AB 168: California bans salary history requests and gives job applicants right to request salary range information

Following in the footsteps of Delaware, Massachusetts and Oregon, the State of California has a new law banning employers from asking about salary history.

On October 12, 2017, California Governor Jerry Brown signed Assembly Bill 168, which was authored by Democratic Assemblywoman Dr. Susan Talamantes Eggman of Stockton. The bill will become Section 432.3 of the Labor Code, effective January 1, 2018.

AB 168 prohibits an employer from seeking salary history information about an applicant for employment. Additionally, employers will be prohibited from relying on the salary history of a job applicant as a factor in determining whether to offer employment, or what salary to offer an applicant.

Further, this bill will make California the first state to require an employer, upon reasonable request, to provide the pay scale for a position to an applicant for employment who requests it.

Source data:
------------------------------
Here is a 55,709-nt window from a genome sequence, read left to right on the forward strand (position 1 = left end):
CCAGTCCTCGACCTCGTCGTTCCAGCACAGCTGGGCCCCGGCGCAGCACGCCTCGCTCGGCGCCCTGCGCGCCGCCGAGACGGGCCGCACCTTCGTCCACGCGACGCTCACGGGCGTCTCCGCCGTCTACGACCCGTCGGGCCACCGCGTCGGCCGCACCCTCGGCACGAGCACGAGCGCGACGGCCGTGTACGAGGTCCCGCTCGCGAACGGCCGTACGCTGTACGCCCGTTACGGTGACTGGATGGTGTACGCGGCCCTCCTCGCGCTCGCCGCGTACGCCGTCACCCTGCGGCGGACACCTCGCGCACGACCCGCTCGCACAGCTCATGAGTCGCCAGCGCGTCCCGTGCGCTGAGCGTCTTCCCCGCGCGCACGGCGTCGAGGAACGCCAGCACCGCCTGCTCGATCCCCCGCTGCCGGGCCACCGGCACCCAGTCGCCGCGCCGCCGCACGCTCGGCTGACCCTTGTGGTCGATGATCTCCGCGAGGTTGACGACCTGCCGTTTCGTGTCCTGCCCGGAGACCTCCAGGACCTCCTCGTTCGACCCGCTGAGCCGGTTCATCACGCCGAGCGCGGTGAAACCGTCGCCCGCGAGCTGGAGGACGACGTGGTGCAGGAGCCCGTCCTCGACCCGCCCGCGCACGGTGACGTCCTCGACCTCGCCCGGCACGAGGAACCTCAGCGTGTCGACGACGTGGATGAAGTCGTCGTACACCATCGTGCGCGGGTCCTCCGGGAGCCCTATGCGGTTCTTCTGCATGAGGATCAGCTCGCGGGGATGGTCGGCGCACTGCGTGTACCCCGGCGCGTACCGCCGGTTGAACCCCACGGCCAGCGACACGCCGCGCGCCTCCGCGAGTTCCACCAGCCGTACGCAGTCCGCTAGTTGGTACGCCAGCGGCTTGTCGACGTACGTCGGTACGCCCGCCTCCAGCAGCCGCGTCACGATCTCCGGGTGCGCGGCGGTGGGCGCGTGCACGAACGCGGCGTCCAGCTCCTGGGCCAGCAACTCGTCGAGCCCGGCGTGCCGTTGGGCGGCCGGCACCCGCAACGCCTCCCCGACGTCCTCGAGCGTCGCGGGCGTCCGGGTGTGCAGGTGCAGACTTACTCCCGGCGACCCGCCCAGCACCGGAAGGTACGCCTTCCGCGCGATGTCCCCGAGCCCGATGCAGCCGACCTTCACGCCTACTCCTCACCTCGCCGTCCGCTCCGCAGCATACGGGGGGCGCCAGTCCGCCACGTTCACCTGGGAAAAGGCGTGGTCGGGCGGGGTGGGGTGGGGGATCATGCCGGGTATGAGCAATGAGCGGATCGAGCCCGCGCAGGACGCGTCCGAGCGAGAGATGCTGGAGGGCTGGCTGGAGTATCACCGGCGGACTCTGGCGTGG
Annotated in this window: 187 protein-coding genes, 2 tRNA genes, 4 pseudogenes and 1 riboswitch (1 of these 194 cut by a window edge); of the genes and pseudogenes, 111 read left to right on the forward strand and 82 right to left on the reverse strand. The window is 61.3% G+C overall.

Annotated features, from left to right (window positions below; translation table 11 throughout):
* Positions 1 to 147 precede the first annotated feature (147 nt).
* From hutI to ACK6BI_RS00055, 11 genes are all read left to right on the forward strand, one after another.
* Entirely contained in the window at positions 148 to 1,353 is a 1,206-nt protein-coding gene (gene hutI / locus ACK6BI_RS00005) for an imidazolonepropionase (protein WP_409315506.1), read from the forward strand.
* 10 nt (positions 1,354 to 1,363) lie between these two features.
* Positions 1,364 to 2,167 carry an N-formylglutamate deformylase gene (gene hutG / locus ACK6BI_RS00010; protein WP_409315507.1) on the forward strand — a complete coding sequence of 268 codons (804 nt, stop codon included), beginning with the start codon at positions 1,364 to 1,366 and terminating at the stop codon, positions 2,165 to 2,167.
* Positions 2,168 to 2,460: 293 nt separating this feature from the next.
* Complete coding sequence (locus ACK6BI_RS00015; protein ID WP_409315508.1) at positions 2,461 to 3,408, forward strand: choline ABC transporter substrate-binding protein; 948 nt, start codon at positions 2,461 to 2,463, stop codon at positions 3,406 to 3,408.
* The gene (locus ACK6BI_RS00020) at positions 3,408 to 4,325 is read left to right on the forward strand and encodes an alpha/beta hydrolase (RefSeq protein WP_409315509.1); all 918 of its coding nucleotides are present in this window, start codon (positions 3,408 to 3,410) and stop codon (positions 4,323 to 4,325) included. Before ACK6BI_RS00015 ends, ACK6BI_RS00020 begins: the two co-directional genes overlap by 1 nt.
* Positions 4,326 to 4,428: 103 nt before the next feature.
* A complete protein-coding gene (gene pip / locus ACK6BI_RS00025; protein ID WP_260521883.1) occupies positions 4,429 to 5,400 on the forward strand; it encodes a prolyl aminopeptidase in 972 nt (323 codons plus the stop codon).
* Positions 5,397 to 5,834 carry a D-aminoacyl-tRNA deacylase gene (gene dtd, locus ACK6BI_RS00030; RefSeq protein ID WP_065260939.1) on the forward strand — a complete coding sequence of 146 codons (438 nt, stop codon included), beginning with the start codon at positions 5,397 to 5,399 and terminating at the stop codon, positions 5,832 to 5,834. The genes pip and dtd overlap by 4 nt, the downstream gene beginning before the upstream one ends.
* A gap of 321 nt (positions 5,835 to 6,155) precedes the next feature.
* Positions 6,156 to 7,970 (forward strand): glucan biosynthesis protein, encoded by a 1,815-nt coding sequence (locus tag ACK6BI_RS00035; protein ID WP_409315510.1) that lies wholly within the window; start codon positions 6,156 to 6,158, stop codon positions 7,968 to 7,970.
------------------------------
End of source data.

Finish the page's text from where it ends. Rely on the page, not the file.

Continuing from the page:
In 2016, California women who were full-time wage and salary workers earned median weekly earnings of $814 or 88 percent of the $925 earnings of their male counterparts, according to the U.S. Dept. of Labor’s Bureau of Labor Statistics. Although California recently enacted the California Fair Pay Act, many argued that additional protections to prevent an employer from even asking about past salary were needed to stop discrimination before it happens.

However, the bill does not go so far as to prohibit an applicant from “voluntarily” and without prompting, disclosing his or her salary history information. An employer who considers or relies on that “voluntarily” disclosed salary history information in determining salary, will not violate the law.

The new law will apply to all employers, public and private, including state and local government employers.

By Carlos Almendárez | November 6, 2017

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